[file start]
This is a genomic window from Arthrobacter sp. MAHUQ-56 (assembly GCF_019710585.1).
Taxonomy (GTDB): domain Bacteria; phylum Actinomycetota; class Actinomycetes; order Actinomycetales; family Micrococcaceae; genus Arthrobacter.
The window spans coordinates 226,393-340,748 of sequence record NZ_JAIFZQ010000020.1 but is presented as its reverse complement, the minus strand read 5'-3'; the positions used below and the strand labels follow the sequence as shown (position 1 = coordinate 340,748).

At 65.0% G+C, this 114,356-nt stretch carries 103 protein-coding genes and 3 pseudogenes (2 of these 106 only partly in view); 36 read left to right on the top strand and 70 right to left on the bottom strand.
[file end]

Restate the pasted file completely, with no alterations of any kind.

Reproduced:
This is a genomic window from Arthrobacter sp. MAHUQ-56 (assembly GCF_019710585.1).
Taxonomy (GTDB): domain Bacteria; phylum Actinomycetota; class Actinomycetes; order Actinomycetales; family Micrococcaceae; genus Arthrobacter.
The window spans coordinates 226,393-340,748 of sequence record NZ_JAIFZQ010000020.1 but is presented as its reverse complement, the minus strand read 5'-3'; the positions used below and the strand labels follow the sequence as shown (position 1 = coordinate 340,748).

At 65.0% G+C, this 114,356-nt stretch carries 103 protein-coding genes and 3 pseudogenes (2 of these 106 only partly in view); 36 read left to right on the top strand and 70 right to left on the bottom strand.